- Use a professional donor database tool. A Rolodex, file cabinet and Excel spreadsheet are not professional donor database tools. Bloomerang, however, is, and it integrates seamlessly with the Firespring website platform. Why does this matter to you? Because it can make your life infinitely easier, save you time and alleviate stress by storing all your important donor data securely and right at your fingertips.
If online fundraising hasn’t been part of your fundraising strategy, I would encourage you to use these tips to begin formulating a plan. Without online fundraising, you’ll miss out on significant revenue and growth. Consider these benefits:
- Cost effective: One print campaign can cost thousands of dollars to implzement. Even if a direct mail piece elicits more response than an email message, email marketing can be very effective. If you can send 20,000 email messages—and effectively connect with that many constituents—it will cost you pennies on the dollar compared to sending out that many direct mail pieces.
- Faster to implement: If I implement an online campaign today, I’ll know within 24 hours whether or not it will work. Within 48 hours, I’ll know if it’s a success. With traditional direct mail, it could take months before I know its effectiveness. Plus, an online campaign can be launched quickly.
- Personalized and targeted: When emailing, I can easily target different groups. How I message Millennial parents would be much different than how I appeal to Baby Boomer grandparents, right? It’s possible these two groups have similar values, but the way they make decisions and what they respond to is likely different. Since online fundraising is digital, you can personalize messages and appeal to various audiences much more easily.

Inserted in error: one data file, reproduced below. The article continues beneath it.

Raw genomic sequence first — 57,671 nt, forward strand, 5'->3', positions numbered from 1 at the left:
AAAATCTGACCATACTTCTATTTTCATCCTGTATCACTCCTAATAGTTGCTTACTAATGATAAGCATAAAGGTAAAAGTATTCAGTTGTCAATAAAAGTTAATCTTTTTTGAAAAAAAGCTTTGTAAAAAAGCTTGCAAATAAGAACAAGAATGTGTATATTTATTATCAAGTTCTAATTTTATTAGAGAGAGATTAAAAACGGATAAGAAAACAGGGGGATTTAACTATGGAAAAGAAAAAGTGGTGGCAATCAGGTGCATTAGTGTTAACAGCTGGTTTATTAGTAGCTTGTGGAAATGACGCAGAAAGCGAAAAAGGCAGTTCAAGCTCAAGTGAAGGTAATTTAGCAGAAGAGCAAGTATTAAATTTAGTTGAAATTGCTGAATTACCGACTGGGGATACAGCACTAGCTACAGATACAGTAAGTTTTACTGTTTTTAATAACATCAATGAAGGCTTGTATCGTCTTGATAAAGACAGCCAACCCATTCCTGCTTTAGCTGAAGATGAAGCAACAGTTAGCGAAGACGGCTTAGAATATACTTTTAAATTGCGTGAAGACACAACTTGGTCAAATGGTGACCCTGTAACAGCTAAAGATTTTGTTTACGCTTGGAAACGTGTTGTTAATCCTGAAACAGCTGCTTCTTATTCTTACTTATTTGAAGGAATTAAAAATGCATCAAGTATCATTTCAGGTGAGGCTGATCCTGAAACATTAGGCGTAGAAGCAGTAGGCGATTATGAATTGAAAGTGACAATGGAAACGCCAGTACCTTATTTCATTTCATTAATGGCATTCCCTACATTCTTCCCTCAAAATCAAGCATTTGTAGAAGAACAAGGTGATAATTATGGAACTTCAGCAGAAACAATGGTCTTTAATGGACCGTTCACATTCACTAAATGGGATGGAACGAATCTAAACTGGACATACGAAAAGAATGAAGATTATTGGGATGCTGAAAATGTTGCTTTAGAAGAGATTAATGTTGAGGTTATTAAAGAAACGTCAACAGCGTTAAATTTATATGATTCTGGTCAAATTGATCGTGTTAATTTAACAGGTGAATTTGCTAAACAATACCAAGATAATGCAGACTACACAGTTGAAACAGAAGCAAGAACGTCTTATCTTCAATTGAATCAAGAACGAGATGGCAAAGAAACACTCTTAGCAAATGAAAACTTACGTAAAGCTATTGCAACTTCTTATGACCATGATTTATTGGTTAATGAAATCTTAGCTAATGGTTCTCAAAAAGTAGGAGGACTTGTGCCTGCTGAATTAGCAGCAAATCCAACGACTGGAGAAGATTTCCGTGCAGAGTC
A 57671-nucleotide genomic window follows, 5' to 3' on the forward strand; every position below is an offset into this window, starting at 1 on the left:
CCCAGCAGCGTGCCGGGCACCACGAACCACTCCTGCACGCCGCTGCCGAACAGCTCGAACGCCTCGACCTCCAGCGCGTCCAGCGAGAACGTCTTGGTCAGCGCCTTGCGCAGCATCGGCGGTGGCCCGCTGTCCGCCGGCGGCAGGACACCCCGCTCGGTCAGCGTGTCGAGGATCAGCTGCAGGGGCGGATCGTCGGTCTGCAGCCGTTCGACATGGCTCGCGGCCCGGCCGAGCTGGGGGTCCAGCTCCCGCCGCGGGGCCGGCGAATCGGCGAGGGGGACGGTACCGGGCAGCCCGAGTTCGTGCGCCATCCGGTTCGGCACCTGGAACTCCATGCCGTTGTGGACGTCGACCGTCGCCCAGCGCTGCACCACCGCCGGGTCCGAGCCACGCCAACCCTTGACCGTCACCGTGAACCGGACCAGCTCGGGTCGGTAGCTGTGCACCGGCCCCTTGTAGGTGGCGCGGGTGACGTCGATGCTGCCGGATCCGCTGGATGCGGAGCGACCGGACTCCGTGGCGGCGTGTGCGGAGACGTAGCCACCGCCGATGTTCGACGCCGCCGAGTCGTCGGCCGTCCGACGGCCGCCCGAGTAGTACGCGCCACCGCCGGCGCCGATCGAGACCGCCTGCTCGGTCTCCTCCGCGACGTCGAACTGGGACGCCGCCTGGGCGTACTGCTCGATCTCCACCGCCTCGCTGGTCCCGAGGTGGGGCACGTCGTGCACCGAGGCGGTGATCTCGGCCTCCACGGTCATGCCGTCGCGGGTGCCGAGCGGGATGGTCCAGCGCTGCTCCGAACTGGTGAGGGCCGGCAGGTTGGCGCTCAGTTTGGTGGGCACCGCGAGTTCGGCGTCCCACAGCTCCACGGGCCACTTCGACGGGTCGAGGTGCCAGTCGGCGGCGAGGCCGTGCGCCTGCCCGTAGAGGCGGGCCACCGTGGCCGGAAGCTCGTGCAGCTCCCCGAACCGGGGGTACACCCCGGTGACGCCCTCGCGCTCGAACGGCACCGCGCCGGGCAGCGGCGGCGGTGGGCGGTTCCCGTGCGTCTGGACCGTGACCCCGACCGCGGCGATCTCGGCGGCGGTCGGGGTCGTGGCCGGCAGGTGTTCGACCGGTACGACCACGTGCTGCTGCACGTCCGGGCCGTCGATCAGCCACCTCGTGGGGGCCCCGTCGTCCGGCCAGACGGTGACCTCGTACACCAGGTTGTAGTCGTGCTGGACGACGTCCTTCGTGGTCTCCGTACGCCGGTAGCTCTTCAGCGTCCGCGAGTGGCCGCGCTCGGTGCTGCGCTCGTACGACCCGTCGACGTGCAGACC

- Expanded reach: Go where the masses are: online. People increasingly rely on mobile devices and tablets to access the internet, so it’s important to not only reach them online, but to reach them via a website that looks great on any device.
At Firespring, our mission is to help you accomplish yours—that's how we measure our success. The way we do that is to work with you to create an affordable online presence that not only looks incredible, but gives your audience what they need. Want to see what that would look like? Try a free demo today.
Jay Wilkinson will also be a guest presenter for Peachjar's "Online Fundraising Best Practices for Nonprofits" webinar on Thursday, June 8th at 11:30am PT. Register for the webinar.
About Jay Wilkinson
Jay Wilkinson has been actively involved in the nonprofit community his entire life. He sits on the board of several nonprofits and is an avid supporter of programs that provide leadership and enrichment programs for America’s youth. As a philanthropist, Jay has raised millions of dollars for nonprofit organizations. As an educator, he has trained thousands of fundraisers, marketers and nonprofit executives and has appeared on CNN and other national news outlets discussing the important role nonprofits play in the U.S. economy.
Jay is the founder and CEO of Firespring—a company that provides beautiful websites and essential tools to nonprofit organizations. Firespring helps nonprofits raise money, manage donors, organize volunteers and conduct events while presenting a powerful and professional online presence. Firespring is proud to be the first B-Corporation in Nebraska and is on a quest to transform the business landscape by encouraging all companies to leverage their people and profit as a force for good.